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Gloucestershire maternity concerns are another distressing chapter in the standard of care mums and babies receive, says medical negligence lawyer

Tonight, BBC Panorama will air its findings into maternity services at the Gloucestershire Hospitals NHS Trust. The programme is following serious concerns being raised about maternity care, leading to potentially avoidable mother and baby deaths.

This investigation is yet another distressing chapter in the recent history of revelations into the dire reality of maternity services across the UK. In late 2022, I recall the alarming data from the Care Quality Commission when it was found that nearly half of England's maternity units required improvement. 

Maternity service investigations across the country

Over the last six years or so, investigations have been launched into maternity services at severable notable trusts, including in Nottingham, Sheffield, East Kent, Swansea, and Shrewsbury and Telford. Several years ago, I remember, quite vividly, speaking with families affected by the Shropshire maternity scandal and taking back-to-back enquiries from distressed parents once news of the findings broke.

What happened in Gloucester?

And now one of the maternity units closest to me, in Gloucester, is in the spotlight. 

The BBC today states that 10% of maternity units in England are now rated inadequate for safety by the Care Quality Commission, including at the Gloucestershire Trust. The BBC states that the Trust failed to take action against two staff and that seven women under the Trust’s care died between 2018 and 2022. 

BBC Panorama has calculated that this is twice the national average, a claim which is disputed by the Trust.

Panorama’s episode will focus on the tragic deaths of two babies and a mother between 2019 and 2021. Independent investigations into the baby deaths were carried out by the Healthcare Safety Investigation Branch (HSIB). 

In the earlier case, the mother was not transferred to the obstetrics unit at Gloucestershire Royal Hospital quickly enough, which could have changed the outcome for her baby. It appears that tragically, history was allowed to repeat itself 11 months later.

Low maternity staffing levels highlighted as a factor

Dangerous staffing levels and issues with the trust’s culture have been cited as problems. The BBC refers to midwifery staff being discouraged from reporting concerns and being treated as “troublemakers”.

It' no surprise that staffing levels can lead to delays and further issues with care. It's not an issue unique to Gloucester, and is a nationwide concern. Last year, The Royal College of Midwives calculated that NHS England was short of 2,500 midwives.

Gloucestershire Trust apologises to families  

The Gloucestershire Trust has said it's sorry and determined to learn when things go wrong. It advises that significant improvements to maternity services have been made in the past three years, to include a new and expanded maternity leadership team and an increase in the number of staff to support women and babies.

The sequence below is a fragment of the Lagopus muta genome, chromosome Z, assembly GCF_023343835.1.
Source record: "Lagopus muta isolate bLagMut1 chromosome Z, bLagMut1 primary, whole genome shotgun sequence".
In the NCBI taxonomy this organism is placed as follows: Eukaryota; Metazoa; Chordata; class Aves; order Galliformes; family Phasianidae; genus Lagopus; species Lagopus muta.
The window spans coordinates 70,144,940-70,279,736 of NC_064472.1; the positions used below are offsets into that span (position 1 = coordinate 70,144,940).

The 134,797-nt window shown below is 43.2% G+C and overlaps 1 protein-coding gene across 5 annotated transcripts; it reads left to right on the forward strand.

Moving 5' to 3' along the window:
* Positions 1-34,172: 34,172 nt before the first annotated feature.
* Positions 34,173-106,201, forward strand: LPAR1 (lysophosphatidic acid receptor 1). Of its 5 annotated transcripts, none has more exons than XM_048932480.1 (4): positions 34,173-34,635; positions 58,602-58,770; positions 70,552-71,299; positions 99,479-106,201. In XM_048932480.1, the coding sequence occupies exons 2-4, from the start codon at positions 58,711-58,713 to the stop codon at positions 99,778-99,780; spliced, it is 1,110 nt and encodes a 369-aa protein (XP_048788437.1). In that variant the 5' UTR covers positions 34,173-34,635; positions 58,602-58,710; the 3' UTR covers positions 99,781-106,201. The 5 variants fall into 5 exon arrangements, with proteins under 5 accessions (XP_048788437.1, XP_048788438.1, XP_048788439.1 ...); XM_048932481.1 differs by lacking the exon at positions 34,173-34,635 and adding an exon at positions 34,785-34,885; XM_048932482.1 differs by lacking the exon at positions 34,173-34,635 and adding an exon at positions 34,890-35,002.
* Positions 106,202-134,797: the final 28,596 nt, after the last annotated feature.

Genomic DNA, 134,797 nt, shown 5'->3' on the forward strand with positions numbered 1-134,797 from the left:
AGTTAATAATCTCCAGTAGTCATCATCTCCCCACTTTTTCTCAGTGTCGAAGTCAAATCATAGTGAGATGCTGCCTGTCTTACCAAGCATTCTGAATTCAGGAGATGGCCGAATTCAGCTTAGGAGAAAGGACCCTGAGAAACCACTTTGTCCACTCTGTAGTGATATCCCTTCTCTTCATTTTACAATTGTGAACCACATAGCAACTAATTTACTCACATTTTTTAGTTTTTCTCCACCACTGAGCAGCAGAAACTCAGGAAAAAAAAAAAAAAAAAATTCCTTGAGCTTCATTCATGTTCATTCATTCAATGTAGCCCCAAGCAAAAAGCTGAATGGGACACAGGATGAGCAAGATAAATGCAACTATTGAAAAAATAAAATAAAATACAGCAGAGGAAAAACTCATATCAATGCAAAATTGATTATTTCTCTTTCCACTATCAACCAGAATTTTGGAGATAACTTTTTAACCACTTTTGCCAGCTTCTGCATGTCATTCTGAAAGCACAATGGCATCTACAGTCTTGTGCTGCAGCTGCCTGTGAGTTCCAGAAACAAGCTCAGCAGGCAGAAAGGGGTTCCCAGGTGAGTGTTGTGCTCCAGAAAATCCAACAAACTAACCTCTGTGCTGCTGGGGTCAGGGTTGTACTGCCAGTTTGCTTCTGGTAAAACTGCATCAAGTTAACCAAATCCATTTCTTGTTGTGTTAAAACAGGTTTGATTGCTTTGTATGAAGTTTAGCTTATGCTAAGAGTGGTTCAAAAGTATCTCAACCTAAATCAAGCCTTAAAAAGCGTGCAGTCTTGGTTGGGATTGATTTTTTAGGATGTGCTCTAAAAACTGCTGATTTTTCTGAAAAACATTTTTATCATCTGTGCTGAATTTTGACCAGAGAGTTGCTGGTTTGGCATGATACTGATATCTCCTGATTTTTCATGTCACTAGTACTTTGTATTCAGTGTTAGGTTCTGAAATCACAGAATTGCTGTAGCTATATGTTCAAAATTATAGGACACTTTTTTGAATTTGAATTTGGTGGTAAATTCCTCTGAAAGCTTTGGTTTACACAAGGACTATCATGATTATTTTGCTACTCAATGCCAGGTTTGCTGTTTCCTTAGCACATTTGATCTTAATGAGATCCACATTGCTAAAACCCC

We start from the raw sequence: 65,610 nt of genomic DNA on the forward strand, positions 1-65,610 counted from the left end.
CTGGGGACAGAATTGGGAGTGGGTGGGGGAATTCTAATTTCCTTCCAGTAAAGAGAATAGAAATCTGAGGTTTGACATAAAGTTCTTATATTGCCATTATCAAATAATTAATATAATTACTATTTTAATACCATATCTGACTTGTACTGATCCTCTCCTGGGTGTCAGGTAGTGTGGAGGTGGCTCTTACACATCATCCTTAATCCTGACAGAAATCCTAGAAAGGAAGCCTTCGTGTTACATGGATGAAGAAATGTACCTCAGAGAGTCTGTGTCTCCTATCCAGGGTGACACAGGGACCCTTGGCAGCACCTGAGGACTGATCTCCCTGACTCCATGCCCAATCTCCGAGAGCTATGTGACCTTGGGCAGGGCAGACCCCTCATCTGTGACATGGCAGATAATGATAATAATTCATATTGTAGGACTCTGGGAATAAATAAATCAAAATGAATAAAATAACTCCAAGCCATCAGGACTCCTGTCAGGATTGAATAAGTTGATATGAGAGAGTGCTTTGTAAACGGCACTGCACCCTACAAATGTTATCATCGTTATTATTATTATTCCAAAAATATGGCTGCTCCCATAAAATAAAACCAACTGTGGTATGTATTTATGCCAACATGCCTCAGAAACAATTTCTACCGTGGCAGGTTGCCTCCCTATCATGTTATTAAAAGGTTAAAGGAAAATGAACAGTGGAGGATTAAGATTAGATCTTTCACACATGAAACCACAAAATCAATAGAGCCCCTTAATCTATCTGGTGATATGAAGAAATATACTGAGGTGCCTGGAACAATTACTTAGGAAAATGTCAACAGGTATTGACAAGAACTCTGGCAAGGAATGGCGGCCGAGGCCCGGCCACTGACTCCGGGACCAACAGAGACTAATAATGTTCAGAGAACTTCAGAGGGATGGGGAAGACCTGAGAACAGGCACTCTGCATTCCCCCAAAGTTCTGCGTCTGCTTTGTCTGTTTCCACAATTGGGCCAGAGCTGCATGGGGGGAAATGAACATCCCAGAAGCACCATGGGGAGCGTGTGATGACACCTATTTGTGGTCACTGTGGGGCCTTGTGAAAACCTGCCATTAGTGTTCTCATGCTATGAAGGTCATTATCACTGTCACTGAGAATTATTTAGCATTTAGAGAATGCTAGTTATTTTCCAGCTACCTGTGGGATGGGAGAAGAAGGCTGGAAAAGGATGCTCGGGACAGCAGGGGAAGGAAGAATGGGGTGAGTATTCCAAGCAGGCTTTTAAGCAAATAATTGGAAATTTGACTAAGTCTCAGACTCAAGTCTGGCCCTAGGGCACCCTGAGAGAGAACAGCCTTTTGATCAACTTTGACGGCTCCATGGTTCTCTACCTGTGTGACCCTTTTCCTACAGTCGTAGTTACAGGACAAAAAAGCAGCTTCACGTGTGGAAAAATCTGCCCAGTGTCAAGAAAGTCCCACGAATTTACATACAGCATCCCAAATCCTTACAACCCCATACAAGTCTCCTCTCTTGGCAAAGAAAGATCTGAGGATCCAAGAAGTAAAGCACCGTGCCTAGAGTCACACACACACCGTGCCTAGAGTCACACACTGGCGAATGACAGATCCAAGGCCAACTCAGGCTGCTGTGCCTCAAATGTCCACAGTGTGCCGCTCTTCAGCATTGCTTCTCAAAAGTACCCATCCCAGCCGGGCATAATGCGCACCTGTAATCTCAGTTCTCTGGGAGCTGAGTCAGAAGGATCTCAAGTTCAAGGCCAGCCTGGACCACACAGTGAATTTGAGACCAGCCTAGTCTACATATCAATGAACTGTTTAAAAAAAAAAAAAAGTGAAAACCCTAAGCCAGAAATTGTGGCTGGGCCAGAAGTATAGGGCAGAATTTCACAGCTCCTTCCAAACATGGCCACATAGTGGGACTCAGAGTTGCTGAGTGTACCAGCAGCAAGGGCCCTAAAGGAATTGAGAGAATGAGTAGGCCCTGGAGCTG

Supporting families affected by maternity care failings

Despite improvements being made, we cannot grow complacent, and must continue to raise awareness of issues with maternity safety, and to encourage anyone affected to speak out. 

Irwin Mitchell represents hundreds of families throughout the country who have been impacted by maternity care issues. The firm continues to campaign for improvements in maternity safety and has previously contributed to the Health Committee's Maternity Safety Call for Evidence

Through my work I sadly too often see the devastating impact of failings in maternity care. The latest Panorama investigation now hits closer to home, as I'm sure it will for others living close to the hospitals in Gloucestershire.

It's incredibly hard for families to learn that issues in care could have been prevented. All they want is for the most thorough investigations to be held so they can be provided with all of the answers they deserve. 

Litigation can help find the answers to this and can assist with highlighting key areas of change for maternity units. What I hear time and time again from those families so tragically impacted is that they just want to make sure it doesn’t happen to anyone else. 

It can also be hard for families to access specialist support after experiencing a traumatic event such as the avoidable loss of their child or where their child has suffered a significant injury. 

Litigation is just one part of the that support and an important part of my role as a solicitor is signposting families for additional support and guidance. Irwin Mitchell also has specialist rehabilitation and support co-ordinators who offer support to families and enable them to access the support needed.  

Find out more about Irwin Mitchell's expertise in supporting families affected by maternity care issues at our dedicated birth injuries section.